For the first time in a decade, it sounds like Future is tired of being a savage. Over the years we’ve been introduced to the many personas of the Atlanta rapper: Astronaut Kid, Super Future, and Future Hendrix, just to name a few. Now, we’re getting acquainted with The Wizard, a moniker he said in MTV News interview he needed to tap into after 2016’s Purple Reign. In that same interview, Future suggested there’s a level of sorcery required to attain his rock star status. “[The Wizard] is like my crystal ball and [I] come up with these different ideas and brainstorm,” he says. So, to members of the Future Hive it should come as no surprise that the man of many aliases is refocusing his efforts after 2018, which with only one solo project in July, could be considered a quiet year for an artist who has a reputation for dropping multiple albums and mixtapes in the span of a few months. Last week, Future released The WIZRD, his seventh solo album, which feels like a last-minute attempt to purge every brutal thought lingering in his mind as he enters the next decade of his career and is forced to examine his most important identity of all: Nayvadius Wilburn. The album is confirmation that Future’s blueprint would always work, but also indicates staying in his comfort zone could stunt his growth. He seems to agree.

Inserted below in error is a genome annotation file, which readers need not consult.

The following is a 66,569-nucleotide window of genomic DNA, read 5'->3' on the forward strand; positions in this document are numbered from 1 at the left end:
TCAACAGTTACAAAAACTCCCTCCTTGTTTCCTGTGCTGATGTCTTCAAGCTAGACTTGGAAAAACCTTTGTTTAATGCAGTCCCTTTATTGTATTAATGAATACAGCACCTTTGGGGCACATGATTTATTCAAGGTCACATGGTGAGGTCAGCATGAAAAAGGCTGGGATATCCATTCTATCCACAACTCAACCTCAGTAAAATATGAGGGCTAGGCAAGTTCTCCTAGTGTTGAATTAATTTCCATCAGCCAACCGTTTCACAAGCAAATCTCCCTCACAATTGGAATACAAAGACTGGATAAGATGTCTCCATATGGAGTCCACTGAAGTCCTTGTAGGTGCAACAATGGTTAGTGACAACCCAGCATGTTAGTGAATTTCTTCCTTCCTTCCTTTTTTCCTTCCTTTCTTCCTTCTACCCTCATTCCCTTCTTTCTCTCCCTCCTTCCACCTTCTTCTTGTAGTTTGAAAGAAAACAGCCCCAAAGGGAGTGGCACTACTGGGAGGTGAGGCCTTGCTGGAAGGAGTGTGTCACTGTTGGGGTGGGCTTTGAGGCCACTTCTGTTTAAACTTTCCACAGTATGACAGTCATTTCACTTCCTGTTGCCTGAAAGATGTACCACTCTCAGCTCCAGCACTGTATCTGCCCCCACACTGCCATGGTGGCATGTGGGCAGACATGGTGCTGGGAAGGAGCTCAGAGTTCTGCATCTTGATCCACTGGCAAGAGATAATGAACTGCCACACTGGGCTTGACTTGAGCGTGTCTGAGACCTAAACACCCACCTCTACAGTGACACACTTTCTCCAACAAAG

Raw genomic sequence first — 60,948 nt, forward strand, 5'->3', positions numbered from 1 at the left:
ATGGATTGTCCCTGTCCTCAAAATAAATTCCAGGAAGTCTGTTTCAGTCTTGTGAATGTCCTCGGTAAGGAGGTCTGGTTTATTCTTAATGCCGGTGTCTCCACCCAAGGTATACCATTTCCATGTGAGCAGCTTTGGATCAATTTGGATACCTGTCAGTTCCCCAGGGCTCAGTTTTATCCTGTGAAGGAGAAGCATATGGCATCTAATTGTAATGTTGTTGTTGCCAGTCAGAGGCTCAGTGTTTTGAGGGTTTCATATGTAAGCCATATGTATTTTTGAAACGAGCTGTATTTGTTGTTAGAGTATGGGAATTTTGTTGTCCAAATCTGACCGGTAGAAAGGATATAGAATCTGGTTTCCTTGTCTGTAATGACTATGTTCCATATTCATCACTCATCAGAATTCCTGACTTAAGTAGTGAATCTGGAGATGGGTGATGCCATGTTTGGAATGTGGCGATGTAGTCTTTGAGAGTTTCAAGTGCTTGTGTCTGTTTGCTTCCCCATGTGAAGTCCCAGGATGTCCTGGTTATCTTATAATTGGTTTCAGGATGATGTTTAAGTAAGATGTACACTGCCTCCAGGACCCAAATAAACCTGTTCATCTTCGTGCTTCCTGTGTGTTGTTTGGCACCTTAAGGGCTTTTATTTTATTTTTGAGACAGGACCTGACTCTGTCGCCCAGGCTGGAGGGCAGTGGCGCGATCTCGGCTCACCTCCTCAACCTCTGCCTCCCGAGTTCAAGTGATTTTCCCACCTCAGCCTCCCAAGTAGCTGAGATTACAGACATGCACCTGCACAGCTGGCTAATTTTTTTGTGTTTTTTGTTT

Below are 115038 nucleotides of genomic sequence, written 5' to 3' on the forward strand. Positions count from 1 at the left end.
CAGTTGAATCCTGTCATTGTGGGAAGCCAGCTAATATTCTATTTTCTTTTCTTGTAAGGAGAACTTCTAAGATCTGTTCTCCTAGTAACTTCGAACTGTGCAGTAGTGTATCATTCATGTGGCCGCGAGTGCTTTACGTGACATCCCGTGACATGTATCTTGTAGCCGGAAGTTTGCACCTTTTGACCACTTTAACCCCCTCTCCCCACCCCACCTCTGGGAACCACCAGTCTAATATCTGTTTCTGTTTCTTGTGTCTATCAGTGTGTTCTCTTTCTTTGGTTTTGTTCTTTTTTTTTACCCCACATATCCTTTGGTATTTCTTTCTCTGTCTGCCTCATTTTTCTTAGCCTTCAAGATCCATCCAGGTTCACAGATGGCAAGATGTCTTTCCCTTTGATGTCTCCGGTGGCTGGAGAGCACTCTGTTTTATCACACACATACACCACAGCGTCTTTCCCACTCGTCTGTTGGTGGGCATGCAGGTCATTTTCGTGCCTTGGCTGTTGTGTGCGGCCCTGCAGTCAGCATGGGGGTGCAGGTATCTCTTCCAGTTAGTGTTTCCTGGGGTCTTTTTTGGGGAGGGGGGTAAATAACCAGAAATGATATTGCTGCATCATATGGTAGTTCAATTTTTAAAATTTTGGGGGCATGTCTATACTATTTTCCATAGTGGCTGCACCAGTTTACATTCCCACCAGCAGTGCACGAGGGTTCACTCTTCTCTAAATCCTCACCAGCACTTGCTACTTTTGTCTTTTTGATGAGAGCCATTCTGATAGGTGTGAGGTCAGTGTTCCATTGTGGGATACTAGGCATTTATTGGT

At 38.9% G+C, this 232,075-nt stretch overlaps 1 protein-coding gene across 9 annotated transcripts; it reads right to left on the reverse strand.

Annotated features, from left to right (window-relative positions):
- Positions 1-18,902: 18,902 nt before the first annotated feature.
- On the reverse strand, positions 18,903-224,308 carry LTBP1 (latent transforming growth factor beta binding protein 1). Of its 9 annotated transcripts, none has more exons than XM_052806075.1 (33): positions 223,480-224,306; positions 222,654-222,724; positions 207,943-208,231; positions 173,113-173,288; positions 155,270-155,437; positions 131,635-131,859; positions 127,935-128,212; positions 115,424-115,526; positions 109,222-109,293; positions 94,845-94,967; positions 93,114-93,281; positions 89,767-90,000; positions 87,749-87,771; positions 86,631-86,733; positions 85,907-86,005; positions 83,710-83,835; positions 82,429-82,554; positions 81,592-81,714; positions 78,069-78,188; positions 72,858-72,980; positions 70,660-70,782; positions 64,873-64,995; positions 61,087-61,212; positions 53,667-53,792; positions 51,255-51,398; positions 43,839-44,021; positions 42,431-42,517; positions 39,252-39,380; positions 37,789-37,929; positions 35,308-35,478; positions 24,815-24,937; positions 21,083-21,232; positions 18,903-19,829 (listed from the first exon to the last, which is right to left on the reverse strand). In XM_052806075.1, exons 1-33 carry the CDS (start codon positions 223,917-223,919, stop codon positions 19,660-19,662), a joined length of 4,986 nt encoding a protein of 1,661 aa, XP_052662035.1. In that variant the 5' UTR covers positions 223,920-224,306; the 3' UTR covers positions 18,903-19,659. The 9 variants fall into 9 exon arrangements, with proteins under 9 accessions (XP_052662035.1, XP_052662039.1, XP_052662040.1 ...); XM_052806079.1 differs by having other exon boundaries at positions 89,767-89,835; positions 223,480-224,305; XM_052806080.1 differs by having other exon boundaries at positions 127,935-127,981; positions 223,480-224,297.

The rollout for The WIZRD included a press run that could debunk the idea that the celebrity profile as a journalistic endeavor is dead. There seemed to be a new interview everyday, and something new to glean from each of them. In one, he christened Lil Baby and Gunna as the “new goats of trap.” In another, he considered the ways he exposed preteens to promethazine. But, the most shocking tidbit came from an interview with the Fader: “[I] misunderstood the fact how much I love love. I love the thought of finding real love.” It was a record-scratch, freeze frame moment. Was this the same Future who said, “Got my dick sucked, I was thinking about you/I was fucking on a slut and I was thinking about you?” For much of his career, Future let the music do the talking. Outside of his music, he rarely shares the details of personal life and has a habit of wiping his Instagram clean of any glimpses we catch. But now, he was engaging in a way that seemed cathartic for him, trying to shed the skin he’d grown over the years. We have never seen Future mature, and as fans, we expected more of Nicki Minaj at 35 than we did of Future, who is the same age. Now he’s quite literally at the end of an era; The WIZRD is Future’s final release in his ten-year deal with Epic Records. We can only hope it’s the beginning of a more transparent Future, one we’d seen in spurts on HNDRXX, now on full display.